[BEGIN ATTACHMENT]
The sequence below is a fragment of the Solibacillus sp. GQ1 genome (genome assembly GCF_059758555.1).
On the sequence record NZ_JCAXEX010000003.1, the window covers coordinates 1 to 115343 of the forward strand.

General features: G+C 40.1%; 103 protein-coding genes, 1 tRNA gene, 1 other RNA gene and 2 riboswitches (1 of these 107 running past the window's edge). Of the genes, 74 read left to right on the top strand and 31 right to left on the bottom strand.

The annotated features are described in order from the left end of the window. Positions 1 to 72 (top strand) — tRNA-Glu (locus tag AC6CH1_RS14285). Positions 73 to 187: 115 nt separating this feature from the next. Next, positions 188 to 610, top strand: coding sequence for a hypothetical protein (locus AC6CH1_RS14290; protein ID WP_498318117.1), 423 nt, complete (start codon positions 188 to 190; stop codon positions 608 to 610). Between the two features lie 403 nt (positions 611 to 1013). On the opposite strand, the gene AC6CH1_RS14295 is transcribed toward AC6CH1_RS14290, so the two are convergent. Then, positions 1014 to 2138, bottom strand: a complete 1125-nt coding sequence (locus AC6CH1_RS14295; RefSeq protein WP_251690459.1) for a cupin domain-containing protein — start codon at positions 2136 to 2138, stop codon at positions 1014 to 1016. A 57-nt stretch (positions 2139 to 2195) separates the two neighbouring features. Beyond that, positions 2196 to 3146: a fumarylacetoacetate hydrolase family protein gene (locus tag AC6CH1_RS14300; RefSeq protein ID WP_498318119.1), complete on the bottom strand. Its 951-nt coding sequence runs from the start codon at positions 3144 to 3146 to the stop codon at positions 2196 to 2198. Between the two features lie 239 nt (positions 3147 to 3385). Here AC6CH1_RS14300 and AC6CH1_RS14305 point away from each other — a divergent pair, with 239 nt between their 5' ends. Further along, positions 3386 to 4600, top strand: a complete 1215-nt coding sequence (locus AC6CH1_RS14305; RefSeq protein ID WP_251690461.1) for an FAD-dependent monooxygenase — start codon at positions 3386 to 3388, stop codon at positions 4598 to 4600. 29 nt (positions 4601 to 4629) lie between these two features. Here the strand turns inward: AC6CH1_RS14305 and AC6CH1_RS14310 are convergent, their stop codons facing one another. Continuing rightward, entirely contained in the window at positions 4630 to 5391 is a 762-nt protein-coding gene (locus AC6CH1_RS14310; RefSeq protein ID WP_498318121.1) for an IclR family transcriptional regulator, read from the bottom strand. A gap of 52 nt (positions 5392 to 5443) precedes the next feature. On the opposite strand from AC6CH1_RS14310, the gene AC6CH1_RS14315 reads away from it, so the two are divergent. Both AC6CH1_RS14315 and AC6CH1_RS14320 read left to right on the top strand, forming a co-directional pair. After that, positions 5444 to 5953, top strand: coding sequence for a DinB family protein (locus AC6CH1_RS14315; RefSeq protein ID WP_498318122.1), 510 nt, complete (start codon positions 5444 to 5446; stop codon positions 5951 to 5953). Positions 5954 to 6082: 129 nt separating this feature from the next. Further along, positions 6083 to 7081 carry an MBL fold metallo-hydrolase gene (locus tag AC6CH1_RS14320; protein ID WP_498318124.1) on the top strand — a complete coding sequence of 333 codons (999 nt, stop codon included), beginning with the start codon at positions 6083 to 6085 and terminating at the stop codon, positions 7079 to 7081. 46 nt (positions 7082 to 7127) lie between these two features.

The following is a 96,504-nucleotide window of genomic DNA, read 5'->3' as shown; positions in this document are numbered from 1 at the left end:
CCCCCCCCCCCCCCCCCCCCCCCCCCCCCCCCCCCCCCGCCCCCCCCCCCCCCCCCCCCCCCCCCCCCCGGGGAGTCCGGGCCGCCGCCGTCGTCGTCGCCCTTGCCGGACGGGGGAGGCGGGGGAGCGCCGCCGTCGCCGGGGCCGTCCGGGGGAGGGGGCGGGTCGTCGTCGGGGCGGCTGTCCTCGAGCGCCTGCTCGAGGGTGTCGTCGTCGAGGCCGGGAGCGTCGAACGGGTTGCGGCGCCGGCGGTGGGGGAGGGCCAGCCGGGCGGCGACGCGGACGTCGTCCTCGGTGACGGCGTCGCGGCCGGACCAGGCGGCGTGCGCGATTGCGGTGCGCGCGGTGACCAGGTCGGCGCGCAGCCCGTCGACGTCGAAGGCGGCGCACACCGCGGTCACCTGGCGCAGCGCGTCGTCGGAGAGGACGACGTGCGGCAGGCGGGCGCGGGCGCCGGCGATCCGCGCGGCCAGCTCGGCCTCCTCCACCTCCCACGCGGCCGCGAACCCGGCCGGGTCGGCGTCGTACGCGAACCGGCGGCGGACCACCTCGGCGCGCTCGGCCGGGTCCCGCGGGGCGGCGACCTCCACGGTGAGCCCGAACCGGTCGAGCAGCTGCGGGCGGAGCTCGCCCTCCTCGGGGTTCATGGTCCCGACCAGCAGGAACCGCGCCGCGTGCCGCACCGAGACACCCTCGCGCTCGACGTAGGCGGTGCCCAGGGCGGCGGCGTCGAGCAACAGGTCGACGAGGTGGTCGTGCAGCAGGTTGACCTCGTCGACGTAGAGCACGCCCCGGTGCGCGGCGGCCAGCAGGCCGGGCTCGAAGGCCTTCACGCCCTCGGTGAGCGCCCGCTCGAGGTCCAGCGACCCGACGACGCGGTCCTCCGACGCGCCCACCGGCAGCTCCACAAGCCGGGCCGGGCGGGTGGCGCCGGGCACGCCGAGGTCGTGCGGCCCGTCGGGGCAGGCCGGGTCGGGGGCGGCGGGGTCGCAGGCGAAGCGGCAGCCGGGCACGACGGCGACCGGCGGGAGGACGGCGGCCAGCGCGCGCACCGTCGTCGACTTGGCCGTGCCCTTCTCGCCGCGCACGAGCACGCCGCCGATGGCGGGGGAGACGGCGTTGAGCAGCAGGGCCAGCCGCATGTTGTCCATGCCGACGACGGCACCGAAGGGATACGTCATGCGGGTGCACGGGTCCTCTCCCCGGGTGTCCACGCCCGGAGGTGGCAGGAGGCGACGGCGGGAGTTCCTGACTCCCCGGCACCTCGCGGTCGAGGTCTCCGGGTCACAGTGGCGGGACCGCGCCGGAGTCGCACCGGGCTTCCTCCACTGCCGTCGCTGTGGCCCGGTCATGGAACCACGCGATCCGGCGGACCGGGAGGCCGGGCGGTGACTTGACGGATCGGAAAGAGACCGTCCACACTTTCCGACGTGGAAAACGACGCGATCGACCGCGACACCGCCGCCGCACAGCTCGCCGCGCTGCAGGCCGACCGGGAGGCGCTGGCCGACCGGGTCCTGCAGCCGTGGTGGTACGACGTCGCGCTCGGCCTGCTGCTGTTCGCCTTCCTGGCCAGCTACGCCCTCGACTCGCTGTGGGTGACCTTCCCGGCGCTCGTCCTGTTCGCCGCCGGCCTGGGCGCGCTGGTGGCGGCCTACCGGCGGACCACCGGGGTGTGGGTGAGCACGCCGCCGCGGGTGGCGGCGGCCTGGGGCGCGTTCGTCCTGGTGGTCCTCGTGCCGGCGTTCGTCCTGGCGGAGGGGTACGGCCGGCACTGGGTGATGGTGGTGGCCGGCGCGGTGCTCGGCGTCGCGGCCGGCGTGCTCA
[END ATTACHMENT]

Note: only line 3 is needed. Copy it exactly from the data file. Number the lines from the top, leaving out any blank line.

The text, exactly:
General features: G+C 40.1%; 103 protein-coding genes, 1 tRNA gene, 1 other RNA gene and 2 riboswitches (1 of these 107 running past the window's edge). Of the genes, 74 read left to right on the top strand and 31 right to left on the bottom strand.